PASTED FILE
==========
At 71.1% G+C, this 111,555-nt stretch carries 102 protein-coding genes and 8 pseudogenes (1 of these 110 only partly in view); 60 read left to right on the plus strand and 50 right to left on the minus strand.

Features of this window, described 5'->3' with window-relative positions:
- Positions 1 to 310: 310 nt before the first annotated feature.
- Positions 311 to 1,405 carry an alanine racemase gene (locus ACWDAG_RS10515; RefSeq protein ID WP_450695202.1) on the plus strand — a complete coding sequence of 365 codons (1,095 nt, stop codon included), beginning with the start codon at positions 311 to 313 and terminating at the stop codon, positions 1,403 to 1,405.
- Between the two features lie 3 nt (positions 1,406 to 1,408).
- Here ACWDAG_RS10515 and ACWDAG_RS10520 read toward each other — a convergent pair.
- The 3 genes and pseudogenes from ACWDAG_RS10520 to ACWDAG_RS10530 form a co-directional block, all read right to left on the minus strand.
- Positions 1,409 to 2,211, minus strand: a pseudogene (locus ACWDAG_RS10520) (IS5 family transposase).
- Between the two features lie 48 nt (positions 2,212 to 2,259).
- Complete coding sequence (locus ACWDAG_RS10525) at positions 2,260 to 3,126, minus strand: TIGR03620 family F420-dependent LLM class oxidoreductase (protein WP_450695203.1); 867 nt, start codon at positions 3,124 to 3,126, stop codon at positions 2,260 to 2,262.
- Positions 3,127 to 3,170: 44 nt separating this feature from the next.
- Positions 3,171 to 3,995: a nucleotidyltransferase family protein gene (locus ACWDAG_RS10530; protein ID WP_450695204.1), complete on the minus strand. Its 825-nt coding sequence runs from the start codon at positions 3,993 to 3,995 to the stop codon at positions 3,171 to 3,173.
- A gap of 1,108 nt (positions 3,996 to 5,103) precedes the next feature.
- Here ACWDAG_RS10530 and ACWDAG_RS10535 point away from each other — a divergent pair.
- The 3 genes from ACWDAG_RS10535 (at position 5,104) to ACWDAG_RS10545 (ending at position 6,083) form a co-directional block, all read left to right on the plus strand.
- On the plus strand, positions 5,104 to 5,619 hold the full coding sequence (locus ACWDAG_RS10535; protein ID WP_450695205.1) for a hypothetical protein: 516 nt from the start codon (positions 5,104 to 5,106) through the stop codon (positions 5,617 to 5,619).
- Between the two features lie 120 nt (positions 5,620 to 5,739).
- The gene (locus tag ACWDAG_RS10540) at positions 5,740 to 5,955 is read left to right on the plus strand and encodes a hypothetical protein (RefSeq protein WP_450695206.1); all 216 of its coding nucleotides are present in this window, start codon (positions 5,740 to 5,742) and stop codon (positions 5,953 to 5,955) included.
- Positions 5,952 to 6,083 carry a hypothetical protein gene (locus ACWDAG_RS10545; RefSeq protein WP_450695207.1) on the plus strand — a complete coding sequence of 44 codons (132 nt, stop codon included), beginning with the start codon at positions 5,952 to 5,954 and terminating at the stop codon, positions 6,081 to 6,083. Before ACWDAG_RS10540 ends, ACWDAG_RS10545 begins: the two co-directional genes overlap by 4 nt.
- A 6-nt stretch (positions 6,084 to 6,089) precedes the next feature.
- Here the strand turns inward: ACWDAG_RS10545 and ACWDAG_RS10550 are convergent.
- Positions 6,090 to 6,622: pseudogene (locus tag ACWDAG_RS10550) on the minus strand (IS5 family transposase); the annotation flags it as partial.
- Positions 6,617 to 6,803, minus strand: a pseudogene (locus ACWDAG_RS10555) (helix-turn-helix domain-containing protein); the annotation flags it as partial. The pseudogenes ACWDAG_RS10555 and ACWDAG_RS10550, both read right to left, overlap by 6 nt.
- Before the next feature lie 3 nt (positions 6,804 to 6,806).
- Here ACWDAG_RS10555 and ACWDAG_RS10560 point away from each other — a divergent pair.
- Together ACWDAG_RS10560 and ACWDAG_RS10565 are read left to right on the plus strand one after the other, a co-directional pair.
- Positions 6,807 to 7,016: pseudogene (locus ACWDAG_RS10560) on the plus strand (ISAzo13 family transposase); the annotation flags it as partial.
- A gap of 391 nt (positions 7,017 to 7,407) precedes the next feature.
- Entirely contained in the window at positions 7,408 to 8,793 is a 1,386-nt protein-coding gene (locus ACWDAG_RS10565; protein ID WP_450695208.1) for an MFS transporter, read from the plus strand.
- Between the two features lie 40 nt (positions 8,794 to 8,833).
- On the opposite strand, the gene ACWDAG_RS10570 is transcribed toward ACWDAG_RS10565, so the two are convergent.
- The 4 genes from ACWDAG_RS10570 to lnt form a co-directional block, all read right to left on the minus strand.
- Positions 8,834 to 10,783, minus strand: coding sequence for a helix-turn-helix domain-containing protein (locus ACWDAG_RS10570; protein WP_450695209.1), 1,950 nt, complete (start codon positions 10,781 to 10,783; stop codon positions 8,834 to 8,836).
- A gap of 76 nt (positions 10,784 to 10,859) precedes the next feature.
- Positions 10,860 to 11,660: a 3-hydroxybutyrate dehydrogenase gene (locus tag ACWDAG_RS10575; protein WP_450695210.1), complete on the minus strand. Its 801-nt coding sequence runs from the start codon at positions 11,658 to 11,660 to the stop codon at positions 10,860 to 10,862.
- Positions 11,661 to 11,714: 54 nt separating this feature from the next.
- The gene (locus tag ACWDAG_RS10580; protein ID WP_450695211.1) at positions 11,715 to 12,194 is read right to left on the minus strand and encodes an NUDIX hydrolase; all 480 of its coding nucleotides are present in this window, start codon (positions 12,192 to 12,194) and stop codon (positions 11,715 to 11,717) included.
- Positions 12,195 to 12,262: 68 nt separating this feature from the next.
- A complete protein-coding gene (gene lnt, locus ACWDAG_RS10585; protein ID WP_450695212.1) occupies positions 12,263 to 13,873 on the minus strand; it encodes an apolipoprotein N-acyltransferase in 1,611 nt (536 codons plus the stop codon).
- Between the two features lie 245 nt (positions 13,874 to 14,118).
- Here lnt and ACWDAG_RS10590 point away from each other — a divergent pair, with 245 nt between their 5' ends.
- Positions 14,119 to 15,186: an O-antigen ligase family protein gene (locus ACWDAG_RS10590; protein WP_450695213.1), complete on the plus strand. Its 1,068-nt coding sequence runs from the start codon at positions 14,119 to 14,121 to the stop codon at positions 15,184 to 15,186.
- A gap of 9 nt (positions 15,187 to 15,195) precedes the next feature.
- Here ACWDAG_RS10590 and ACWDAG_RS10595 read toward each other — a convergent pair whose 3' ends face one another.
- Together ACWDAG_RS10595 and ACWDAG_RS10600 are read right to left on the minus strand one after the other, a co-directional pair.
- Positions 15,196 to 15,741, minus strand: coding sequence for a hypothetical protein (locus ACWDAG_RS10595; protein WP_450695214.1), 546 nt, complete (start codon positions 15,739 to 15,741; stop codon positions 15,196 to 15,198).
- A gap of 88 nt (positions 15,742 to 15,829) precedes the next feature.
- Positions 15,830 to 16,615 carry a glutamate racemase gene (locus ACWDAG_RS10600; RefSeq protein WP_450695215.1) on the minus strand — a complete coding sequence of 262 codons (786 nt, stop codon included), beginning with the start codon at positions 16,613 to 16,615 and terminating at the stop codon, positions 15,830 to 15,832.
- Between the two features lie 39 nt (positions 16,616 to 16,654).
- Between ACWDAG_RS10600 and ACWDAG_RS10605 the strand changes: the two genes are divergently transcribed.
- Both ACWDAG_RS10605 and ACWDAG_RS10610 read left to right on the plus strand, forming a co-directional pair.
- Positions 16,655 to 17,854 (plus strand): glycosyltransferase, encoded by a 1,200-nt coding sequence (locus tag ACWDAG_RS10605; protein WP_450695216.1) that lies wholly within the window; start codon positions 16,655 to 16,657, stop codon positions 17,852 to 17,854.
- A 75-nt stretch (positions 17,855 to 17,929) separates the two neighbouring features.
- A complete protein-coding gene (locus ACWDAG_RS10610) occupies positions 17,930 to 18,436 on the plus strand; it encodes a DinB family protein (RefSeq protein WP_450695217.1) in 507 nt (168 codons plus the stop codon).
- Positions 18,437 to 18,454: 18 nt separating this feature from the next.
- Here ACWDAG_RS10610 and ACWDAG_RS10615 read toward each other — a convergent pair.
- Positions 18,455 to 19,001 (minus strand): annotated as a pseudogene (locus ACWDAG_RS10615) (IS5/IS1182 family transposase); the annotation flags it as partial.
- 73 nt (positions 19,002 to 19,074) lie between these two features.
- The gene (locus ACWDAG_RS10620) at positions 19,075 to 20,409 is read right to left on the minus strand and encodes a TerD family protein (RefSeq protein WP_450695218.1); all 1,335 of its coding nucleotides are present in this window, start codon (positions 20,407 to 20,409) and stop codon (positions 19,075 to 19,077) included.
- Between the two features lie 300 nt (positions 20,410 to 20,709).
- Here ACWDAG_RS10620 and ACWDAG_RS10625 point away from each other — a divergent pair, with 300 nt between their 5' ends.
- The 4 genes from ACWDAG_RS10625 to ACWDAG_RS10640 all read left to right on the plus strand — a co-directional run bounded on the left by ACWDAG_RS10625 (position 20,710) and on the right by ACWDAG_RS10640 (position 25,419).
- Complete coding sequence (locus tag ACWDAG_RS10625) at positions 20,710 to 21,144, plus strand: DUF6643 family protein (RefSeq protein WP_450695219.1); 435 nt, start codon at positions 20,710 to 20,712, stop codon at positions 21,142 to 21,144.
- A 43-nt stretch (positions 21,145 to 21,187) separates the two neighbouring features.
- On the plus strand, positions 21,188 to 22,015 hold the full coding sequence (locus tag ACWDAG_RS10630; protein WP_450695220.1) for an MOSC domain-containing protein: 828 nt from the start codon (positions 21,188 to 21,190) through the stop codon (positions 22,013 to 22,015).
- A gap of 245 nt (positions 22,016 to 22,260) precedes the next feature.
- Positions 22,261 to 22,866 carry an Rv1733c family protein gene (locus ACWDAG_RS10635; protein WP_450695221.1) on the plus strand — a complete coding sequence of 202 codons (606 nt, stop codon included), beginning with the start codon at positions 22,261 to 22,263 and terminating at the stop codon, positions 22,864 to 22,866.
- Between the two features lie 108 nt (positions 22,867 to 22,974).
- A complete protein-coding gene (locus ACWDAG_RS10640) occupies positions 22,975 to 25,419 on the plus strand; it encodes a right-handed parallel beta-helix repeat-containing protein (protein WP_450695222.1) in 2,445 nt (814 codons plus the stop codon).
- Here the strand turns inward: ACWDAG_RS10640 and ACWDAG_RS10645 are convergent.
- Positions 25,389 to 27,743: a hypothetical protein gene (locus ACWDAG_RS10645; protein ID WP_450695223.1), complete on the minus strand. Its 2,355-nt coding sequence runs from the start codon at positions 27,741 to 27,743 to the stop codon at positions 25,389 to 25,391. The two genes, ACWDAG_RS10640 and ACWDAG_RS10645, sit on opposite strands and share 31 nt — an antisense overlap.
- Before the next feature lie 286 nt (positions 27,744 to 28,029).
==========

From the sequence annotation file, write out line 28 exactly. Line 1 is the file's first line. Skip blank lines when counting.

- A gap of 391 nt (positions 7,017 to 7,407) precedes the next feature.